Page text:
Images of Early Windsor, Colorado – Part 2

As explained in Images of Early Windsor, Colorado – Part 1, the opening of the sugar beet plant in 1903 dramatically and quickly changed the town. Between the 1900 and 1910 U. S. Census, the population of Windsor soared from 305 to 1,780 residents. To meet the needs of the growing population, a high school, the Park School, was built on the southwestern corner of Walnut and Third Streets. The original two-story structure was completed in 1905.

By 1909, the Park School was too small and a new wing and a third floor were added to the high school. The enlarged school was ready in early 1910. Below is a photograph of Park School shortly after the work was completed.

Park School, Windsor, Colorado’s High School. Postmarked 1911.

An online document has this architectural description of the school:

“The 1910 Park School . . . is a Colonial revival styled, three-story building of stone construction with an irregular rectangular plan, multiple roof, half-sunk basement, and two identical arched entrances. The stone walls feature rough-cut, irregular coursed stone from a local quarry, the roof is finished with asphalt shakes, and the foundation consists of concrete.”

The Park School was converted to a grade school in 1918 with the construction of a new high school. It was closed in the late 1970s and converted to the Town Hall in the 1980s. Below is a “now” photo of the Park School as the Town Hall.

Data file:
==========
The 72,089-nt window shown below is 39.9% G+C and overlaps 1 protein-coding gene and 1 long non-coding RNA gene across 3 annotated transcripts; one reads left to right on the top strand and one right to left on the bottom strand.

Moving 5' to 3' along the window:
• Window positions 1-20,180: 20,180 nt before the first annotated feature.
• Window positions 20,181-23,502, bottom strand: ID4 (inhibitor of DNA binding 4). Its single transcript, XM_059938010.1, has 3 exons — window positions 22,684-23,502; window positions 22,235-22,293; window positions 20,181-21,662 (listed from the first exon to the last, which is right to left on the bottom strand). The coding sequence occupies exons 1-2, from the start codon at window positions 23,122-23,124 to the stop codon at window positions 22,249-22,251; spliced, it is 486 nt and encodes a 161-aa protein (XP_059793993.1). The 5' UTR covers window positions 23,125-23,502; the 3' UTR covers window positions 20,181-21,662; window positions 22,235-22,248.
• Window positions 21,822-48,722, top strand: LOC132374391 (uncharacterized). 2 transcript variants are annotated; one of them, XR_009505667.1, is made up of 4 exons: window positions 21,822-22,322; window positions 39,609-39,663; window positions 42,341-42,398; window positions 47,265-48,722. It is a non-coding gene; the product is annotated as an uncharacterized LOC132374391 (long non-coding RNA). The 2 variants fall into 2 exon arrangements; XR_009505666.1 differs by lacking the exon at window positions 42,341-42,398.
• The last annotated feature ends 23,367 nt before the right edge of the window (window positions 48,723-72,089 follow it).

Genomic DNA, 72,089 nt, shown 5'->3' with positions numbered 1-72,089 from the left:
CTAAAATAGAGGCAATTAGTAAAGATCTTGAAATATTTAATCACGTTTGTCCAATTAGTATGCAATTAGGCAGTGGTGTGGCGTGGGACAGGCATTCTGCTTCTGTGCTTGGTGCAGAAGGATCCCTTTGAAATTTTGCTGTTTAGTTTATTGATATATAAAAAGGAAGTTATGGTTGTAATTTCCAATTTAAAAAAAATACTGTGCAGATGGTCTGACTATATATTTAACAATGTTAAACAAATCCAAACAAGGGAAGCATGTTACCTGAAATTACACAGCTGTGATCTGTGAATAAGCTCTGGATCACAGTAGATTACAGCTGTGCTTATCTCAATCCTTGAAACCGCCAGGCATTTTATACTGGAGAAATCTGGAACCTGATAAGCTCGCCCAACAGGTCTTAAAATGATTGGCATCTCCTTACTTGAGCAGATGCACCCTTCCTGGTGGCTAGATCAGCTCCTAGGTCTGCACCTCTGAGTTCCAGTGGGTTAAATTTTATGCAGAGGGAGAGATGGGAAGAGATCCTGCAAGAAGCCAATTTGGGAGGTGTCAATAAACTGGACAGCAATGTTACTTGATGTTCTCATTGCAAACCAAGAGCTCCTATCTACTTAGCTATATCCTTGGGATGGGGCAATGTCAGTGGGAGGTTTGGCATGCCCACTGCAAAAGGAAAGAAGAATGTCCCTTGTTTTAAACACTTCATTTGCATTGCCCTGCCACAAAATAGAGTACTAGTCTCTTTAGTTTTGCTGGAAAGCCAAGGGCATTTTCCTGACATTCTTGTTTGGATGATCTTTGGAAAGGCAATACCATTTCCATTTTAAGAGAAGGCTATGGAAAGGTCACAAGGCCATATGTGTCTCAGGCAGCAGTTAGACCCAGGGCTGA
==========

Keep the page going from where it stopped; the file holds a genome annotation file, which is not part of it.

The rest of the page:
Windsor Town Hall, February 3, 2017.

Shortly after the conversion of the Park School to a grade school, the school board voted on the construction of a junior high school. While I couldn’t find much on the building, I believe this may be a photograph of the 1921 junior high, circa 1925.

Junior High School, Windsor, Colo. c. 1925.

The rapid growth of the early 1900s also demanded a permanent place to house city offices and records. The Town Hall, located at 116 5th Street, was constructed in 1909 to meet these needs. It was the center of town activity for over 60 years.

City Hall, New Windsor, Colo. C. 1910

This image of the new town building was probably made shortly after construction. Notice the hitching posts in front of the building. Certainly horses and the hitching posts would have been gone before 1920.

The Windsor Town Hall made it onto the National Register of Historic Places in 1998. It is one of two Windsor buildings listed on the Register. The other is the Windsor Milling and Elevator Company, covered in Images of Early Windsor, Colorado – Part 1.

The application for National Register listing included the following information:

“The building was built at an original cost of $7,500. The first floor housed the council chamber, clerk’s office, the records, and the fire fighting equipment and sleeping quarters for the firemen. The first floor also housed the police magistrate and the town jail. The second floor was unfinished until 1921 and then was used as an auditorium and meeting place for various organizations. . . . The community library was housed there from 1948 until 1961. The town vacated the building in 1984.”